Inside, this shape lends an air of spaciousness and grandeur to what is not, in absolute terms, really a very large building. The overall feel is one of intimacy; of underlying character. And while you never notice, it only adds to this sense of character to know that none of the four arches at the central crossing are of quite the same height, and that the four main piers are not uniformly spaced.

What you will notice, wherever you look, are the magnificent stained-glass windows. There are twenty seven of them in all, and the overall effect is a magical one of ever changing light as the sun streams into the Cathedral from different directions as the day progresses.

Thursday, 14 July 2011

Dornoch - 10

Here is a message for us all - Walk in the light of God!

The chief glory (in the fabric sense) of the Cathedral is the wonderful stained glass that will feature in future postings. But I wanted to show you this lovely banner that was made to mark the Year 2,000. I love the green colour of Ordinary Time.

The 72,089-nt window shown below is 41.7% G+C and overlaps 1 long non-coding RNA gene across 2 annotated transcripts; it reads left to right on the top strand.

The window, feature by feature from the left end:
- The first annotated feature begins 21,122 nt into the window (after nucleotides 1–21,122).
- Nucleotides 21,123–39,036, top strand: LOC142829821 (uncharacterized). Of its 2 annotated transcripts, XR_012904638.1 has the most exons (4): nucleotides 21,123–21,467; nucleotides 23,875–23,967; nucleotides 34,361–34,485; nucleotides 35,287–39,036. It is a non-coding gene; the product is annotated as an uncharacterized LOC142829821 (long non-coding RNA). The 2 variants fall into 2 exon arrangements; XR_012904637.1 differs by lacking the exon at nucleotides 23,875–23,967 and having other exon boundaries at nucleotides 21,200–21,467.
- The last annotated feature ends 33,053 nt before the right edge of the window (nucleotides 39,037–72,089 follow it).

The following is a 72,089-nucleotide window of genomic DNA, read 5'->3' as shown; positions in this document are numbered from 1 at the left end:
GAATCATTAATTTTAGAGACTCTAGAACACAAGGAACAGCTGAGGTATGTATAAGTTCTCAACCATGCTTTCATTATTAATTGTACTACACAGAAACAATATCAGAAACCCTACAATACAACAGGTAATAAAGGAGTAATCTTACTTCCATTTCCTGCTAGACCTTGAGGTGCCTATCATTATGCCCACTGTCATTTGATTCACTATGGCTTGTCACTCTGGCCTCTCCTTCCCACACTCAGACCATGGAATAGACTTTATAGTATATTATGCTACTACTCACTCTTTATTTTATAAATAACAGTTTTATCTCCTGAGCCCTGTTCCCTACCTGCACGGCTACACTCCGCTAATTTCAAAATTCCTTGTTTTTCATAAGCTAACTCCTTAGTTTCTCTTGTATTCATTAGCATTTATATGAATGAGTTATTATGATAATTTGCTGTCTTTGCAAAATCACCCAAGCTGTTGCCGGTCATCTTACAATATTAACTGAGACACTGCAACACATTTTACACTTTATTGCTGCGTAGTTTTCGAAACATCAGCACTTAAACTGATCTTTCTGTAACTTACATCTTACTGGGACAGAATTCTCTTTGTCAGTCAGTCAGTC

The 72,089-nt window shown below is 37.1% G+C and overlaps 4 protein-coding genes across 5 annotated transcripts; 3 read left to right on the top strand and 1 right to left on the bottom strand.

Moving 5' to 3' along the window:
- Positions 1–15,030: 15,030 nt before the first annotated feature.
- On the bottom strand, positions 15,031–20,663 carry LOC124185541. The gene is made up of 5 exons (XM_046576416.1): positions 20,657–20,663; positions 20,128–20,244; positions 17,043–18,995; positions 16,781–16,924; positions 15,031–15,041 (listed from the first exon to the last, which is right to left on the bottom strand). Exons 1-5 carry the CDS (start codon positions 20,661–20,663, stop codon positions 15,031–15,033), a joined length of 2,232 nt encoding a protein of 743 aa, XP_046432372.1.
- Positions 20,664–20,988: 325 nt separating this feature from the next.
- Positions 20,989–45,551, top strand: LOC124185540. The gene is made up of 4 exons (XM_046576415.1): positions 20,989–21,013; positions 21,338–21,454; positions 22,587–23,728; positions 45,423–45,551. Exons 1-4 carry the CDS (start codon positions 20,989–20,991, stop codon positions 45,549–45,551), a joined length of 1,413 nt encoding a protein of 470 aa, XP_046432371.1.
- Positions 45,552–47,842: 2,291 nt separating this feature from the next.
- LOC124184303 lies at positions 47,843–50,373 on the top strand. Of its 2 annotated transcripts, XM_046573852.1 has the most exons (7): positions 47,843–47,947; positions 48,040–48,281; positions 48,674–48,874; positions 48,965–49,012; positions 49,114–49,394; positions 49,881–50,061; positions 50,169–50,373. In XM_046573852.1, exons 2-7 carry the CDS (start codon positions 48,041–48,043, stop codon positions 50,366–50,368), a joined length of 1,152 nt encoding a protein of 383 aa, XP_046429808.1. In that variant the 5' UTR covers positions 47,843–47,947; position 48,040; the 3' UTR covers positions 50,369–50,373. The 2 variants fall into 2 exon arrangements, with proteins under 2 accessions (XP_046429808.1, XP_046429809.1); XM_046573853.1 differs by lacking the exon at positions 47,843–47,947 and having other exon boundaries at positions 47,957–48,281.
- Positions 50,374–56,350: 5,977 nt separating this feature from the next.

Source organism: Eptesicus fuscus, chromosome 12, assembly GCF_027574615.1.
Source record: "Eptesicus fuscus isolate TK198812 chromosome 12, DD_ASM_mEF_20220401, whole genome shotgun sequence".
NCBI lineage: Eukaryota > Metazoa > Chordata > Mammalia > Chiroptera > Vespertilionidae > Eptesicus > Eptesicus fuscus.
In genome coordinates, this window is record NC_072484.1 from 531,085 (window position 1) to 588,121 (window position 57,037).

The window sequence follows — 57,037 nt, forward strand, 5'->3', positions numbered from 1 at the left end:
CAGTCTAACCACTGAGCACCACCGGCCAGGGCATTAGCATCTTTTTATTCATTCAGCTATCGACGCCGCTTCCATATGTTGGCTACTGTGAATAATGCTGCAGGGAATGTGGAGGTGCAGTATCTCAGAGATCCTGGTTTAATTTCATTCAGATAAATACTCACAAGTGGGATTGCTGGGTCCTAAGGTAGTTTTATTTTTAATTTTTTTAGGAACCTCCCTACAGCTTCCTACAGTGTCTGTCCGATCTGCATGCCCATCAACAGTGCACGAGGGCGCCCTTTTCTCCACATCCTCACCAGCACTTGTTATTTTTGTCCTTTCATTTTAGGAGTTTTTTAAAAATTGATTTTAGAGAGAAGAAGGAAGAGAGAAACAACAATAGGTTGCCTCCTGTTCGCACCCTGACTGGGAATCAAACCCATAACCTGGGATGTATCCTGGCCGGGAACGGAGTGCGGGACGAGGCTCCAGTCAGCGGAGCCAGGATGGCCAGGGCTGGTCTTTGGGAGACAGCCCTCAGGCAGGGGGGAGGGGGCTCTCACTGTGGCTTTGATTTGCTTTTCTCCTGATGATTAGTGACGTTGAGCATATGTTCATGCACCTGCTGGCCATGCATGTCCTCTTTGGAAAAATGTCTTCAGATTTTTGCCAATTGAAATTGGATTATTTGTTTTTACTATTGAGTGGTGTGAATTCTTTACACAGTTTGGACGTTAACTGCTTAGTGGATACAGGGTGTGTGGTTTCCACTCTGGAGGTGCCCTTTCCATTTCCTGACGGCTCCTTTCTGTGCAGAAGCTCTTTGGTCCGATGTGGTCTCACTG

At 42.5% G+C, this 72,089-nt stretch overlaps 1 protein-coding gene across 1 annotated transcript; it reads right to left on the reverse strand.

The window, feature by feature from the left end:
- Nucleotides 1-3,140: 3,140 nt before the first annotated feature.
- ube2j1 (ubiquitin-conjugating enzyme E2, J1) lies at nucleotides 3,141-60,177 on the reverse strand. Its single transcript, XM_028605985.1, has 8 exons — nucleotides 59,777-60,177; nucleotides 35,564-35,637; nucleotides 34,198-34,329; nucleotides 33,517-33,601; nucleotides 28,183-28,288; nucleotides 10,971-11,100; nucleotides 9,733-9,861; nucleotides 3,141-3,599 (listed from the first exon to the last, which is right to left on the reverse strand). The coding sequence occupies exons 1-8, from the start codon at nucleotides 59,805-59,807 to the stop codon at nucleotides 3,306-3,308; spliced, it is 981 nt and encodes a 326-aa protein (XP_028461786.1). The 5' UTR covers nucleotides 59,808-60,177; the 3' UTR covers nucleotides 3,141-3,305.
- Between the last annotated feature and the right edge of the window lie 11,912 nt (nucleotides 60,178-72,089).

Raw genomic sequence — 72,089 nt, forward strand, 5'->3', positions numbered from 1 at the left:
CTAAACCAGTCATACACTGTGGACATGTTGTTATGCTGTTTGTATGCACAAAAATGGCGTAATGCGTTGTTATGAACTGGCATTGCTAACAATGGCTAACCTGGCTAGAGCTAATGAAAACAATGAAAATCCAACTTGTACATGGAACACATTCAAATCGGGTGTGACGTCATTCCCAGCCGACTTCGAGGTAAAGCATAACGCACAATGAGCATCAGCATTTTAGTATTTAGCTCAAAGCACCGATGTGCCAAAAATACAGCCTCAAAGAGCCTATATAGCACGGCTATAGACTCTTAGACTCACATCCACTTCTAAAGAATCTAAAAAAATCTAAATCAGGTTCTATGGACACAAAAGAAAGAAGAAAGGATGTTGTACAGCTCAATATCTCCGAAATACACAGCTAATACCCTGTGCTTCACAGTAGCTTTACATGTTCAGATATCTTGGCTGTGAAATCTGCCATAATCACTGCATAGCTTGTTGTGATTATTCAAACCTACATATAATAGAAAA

Wednesday, 13 July 2011

Dornoch - 9

Here we see the sanctuary inside the Cathedral.

The previous minister was the Very Rev Dr James Simpson, who was Moderator of the General Assembly of the Church of Scotland in 1994. The current minister (since 1998) is the Rev Susan Brown, who achieved international fame for officiating at the wedding of Madonna and Guy Ritchie at nearby Skibo Castle in December 2000.

Indeed, this summer Her Majesty Queen Elizabeth II appointed Rev Susan Brown as an Honorary Queen's Chaplain. This blog sends Susan sincere congratulations on this well-deserved honour.

Tuesday, 12 July 2011

Dornoch - 8

Here is a more close-up view of the Cathedral.